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This picturesque photograph of Berry’s Bay was taken by the Sydney based photographer Charles Kerry around the turn of the century. Looking across Sydney Harbour towards Berry’s Bay this beautifully framed scene and the suburb’s current affluence belies the industrial history of Berry’s Bay.
The Western Kerosene Company made the first kerosene oil in Australia in the latter part of 1855 as a result of the discovery of oil bearing shale in Hartley by Mr. S. Samuel. This led to a number of new companies being formed, one of which was the North Shore Kerosene Works situated at the head of Berry’s Bay. The buildings were originally made by a Mr. Robey to use as a sugar refinery but the three buildings running in a line, running north and south by 1868 were being used to refine kerosene.
By 1870 the St. Leonards Chemical Company’s Works which manufactured various acids, sulphate of lime, sulphate of iron, and soap had set up shop on the eastern arm of Berry’s Bay. There were some good practical reasons for setting up here where there was not only an abundant supply of pure spring water but also a bay deep enough for the ships to bring coal, sulphur, and other materials to the works. This business had a number of buildings including a boiler shed, sulphur furnaces as well a large leaden chamber forty feet long, twenty feet wide, and fifteen feet high, closed in on all sides by woodwork in order to equalise the temperature. A year later a new tin smelting and refining company had been built next to the chemical works. This company had a water frontage of 240 feet which reached back from the face of the rocky hill that bounds the shore of the bay, and forms a wall behind the furnaces.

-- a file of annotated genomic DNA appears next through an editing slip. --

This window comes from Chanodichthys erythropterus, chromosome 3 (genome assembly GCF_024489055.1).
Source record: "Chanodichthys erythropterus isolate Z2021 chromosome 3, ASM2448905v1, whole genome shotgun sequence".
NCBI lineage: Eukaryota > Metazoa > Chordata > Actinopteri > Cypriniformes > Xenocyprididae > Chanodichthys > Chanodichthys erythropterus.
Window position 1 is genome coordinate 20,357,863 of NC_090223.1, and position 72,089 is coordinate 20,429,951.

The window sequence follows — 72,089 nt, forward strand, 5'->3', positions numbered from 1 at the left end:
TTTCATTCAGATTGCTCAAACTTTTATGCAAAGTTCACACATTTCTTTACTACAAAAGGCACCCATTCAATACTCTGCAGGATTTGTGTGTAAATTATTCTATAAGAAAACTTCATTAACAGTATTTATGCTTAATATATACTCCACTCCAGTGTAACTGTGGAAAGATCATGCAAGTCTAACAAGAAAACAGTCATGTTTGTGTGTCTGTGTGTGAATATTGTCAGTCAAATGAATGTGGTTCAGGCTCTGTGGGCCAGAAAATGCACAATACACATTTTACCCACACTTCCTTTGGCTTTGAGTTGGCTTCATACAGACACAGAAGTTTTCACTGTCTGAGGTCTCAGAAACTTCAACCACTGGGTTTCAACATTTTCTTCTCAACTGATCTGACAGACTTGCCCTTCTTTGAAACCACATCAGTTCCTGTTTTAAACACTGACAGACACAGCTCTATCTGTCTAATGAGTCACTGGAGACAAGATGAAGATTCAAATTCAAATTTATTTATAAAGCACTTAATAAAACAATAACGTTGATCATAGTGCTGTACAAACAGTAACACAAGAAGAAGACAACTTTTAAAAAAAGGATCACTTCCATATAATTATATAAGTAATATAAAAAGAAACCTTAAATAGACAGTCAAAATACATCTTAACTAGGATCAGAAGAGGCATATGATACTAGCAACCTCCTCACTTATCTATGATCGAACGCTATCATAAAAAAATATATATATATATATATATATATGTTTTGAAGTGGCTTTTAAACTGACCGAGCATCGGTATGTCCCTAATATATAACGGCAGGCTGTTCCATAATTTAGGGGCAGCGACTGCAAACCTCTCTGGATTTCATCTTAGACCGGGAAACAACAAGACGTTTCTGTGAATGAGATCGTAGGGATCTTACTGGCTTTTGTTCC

In 1873 the Chief Inspector of Distilleries visited the new premises of the New South Wales Distillery Company. This was run by Mr. E. M. Meyer who show him arounf the works which were housed in the building once used by Mr. Berry (whose family Berry’s Bay was named after) for storing wheat and other things. Mr. E. Meyer was using a new method of distilling which he had patented in the hope it would save both time and labour costs. Meyer who was a pupil of Baron Berzelius, professor of chemistry at the University Of Stockholm also built one of Australia’s first refrigerators as a part of his patent still.
In this close up of Kerry’s photograph taken some 25 years later we can see the residential houses have displaced some of these industrial sites. Some owners were no doubt thankful to loose the unpleasant odours and noise generated by local industry but for others, like the Fig Tree Hotel (seen in the left of this close up), proximity to a distillery may have had its own benefits.
Tyrrell Photographic Collection, 85/1285-955
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